United States Patent: 7704369

By way of acknowledgement, this dispatch will be, in essence, a repeat of core information we earlier made report of. But, it bears repeating since the focus of our discourse concerns the fact that our United States Government has, officially, confirmed that a Nobel Prize-winning chemist led the development of technology which enables the efficient electrolytic conversion of a blend of Carbon Dioxide and Water into a hydrocarbon synthesis gas blend of Carbon Monoxide and Hydrogen.

Such synthesis gas, or "syngas", we remind you, can be catalytically, chemically condensed into both liquid and gaseous hydrocarbons, as via, for one example, the now nearly-ancient Fischer-Tropsch process.

 

And, such processing of Carbon Monoxide and Hydrogen syngas, to form various hydrocarbon fuels and chemicals, has undergone some truly impressive development in recent years. We can now process syngas so that specific types of hydrocarbons can be produced, in processes that are not only product-specific, but which even enable the co-production of electrical power.

Those recent developments in syngas processing are the main impetus for our further exposition and explanation of our subject: a recently-validated technology which enables the efficient production of syngas from, as the primary raw material, Carbon Dioxide.

We've many times documented that electrical energy can be employed to effect the co-conversion of blends of CO2 and Water, H2O, rather directly into fuel alcohol Methanol, and, even, into Gasoline. Examples of our reports concerning such technology include some developed by our own United States Department of Energy, as seen in our reports of:

USDOE 1976 Atmospheric CO2 to Methanol | Research & Development | News; concerning: "United States Patent 3,959,094 - Electrolytic Synthesis of Methanol from CO2; 1976; Inventor: Meyer Steinberg, NY; Assignee: The USA as represented by the USDOE; Abstract: A method and system for synthesizing methanol from the CO2 in air using electric power. The CO2 is absorbed by a solution of KOH to form K2CO3 which is electrolyzed to produce methanol, a liquid hydrocarbon fuel. Summary: In accordance with a preferred embodiment of this invention, a solution of KOH is employed to absorb CO2 from air forming an aqueous solution of K2CO3, the solution is then electrolyzed to produce CH3OH (i.e., Methanol) and reform KOH in solution, the CH3OH is then removed, and make-up water is then added prior to repeating the aforementioned steps. Other products ... are also formed which can be separated and recovered as valuable products. By the process described above, it is seen that any source of electrical power may be employed, such as coal-fired power plants. However, from an environmental point of view ... solar energy generated power, would be preferred"; and:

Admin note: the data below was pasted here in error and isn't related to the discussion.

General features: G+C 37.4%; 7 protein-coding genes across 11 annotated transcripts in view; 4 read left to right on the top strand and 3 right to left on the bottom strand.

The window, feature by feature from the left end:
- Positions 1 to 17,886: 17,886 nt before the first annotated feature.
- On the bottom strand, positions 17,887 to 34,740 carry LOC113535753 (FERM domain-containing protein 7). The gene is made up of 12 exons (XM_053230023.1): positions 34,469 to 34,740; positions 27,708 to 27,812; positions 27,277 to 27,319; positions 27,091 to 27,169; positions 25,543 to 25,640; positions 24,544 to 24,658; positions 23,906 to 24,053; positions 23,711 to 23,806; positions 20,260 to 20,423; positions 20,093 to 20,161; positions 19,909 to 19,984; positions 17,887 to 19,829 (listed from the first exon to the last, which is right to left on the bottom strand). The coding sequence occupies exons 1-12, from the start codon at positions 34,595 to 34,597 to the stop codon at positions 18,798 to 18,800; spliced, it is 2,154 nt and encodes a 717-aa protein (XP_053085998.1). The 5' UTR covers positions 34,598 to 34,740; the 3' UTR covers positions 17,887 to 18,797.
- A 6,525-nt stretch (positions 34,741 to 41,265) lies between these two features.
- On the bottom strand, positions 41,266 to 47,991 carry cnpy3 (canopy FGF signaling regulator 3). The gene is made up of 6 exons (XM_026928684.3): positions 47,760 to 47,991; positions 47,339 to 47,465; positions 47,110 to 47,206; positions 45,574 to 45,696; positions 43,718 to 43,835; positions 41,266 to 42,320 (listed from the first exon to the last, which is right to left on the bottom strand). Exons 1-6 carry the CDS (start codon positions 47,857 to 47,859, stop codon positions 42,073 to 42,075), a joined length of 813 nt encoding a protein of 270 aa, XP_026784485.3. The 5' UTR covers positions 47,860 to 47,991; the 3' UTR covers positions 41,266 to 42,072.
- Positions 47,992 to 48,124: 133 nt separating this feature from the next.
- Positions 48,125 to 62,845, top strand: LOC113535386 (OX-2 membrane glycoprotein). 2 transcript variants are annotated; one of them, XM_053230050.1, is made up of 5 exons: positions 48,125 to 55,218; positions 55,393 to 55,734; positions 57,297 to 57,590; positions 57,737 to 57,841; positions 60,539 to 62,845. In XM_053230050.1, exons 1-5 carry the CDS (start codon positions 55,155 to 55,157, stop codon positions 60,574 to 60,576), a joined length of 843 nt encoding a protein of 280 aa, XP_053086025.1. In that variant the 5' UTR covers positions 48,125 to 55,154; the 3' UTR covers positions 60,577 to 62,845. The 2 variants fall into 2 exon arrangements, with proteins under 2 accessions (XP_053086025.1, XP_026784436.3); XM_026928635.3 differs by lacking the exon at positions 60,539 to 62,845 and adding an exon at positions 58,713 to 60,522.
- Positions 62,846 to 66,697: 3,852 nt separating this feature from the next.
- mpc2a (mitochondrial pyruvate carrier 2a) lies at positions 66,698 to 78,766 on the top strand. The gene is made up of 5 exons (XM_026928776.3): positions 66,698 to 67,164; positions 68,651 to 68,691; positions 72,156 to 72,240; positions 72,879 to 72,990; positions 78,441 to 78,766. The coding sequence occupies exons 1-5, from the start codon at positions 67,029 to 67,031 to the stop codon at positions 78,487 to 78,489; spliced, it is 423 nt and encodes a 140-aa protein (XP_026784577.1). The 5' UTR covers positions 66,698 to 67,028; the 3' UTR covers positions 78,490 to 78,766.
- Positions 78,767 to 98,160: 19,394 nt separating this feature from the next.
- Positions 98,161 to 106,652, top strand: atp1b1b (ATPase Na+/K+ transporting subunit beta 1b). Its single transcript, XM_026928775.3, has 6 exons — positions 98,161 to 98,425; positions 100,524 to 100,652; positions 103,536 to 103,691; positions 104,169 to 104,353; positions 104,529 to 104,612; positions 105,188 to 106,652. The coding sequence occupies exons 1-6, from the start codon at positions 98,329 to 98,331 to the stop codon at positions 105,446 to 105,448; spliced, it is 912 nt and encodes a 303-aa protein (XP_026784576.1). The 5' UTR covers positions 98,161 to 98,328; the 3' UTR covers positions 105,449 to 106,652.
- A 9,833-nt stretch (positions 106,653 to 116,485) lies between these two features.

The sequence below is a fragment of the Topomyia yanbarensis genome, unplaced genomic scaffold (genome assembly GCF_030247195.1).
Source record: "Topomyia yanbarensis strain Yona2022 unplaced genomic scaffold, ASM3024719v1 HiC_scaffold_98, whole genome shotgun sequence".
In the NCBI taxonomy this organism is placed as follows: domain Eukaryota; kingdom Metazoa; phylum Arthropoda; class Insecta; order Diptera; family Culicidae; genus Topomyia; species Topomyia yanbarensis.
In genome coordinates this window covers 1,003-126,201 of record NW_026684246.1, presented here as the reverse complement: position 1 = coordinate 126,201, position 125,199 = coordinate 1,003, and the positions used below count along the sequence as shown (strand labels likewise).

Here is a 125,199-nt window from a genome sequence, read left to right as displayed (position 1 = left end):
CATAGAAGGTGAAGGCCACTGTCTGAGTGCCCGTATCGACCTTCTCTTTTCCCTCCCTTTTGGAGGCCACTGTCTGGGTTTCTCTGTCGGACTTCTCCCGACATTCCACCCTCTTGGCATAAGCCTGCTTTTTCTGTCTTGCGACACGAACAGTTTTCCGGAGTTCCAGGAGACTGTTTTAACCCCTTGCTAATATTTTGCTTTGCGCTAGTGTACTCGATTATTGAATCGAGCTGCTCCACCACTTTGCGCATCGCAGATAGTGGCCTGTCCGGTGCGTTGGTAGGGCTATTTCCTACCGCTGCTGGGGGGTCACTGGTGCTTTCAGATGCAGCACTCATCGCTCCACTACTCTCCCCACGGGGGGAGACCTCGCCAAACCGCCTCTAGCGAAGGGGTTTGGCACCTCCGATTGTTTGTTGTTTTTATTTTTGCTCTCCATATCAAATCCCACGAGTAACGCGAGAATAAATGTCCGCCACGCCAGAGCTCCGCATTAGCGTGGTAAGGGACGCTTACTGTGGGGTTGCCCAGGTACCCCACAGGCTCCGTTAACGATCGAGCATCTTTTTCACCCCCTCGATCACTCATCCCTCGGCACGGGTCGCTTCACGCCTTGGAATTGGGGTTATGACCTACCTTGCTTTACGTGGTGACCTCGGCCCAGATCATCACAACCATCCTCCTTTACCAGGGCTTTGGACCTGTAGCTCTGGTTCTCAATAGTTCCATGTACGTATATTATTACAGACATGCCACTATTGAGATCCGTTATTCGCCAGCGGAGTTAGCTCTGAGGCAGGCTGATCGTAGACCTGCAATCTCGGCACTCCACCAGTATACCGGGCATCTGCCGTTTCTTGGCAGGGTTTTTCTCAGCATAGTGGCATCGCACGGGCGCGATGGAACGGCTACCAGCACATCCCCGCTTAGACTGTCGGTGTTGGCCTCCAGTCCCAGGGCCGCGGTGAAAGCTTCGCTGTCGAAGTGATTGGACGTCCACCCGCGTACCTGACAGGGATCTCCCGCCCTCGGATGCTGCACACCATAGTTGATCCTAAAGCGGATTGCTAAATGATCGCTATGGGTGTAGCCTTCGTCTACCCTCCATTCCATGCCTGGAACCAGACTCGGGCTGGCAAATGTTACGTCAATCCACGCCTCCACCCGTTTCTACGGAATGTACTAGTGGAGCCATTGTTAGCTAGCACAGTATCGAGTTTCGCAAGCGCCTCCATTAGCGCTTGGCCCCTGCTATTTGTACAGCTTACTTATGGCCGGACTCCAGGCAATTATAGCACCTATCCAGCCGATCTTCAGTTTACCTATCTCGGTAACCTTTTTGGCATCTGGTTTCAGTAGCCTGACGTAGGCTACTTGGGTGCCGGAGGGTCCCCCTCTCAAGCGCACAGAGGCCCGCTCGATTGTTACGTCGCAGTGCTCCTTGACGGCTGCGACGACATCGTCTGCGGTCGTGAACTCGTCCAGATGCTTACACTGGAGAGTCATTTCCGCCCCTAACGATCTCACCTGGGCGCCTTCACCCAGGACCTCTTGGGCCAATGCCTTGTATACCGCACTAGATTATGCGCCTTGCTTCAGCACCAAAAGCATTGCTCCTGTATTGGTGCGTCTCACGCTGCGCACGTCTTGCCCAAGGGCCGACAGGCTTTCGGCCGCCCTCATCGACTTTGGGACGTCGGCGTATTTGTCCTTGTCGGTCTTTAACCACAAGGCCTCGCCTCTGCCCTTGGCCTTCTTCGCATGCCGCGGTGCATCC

USDOE Converts CO2 to Gasoline | Research & Development | News; concerning: "United States Patent 4,197,421 - Synthetic Carbonaceous Fuels and Feedstocks; 1980; Inventor: Meyer Steinberg, NY; Assignee: The United States of America (USDOE Brookhaven, NY, National Laboratory); Abstract: This invention relates to the use of a three compartment electrolytic cell in the production of synthetic carbonaceous fuels and chemical feedstocks such as gasoline, methane and methanol by electrolyzing an aqueous sodium carbonate/bicarbonate solution, obtained from scrubbing atmospheric carbon dioxide with an aqueous sodium hydroxide solution, whereby the hydrogen generated at the cathode and the carbon dioxide liberated in the center compartment are combined thermocatalytically into methanol and gasoline blends. The oxygen generated at the anode is preferably vented into the atmosphere, and the regenerated sodium hydroxide produced at the cathode is reused for scrubbing the CO2 from the atmosphere".

Other expositions of such electrolytic technologies posit that Carbon Dioxide and/or Water, H2O, can be electrolyzed separately or together, as in, for only one example, our report of: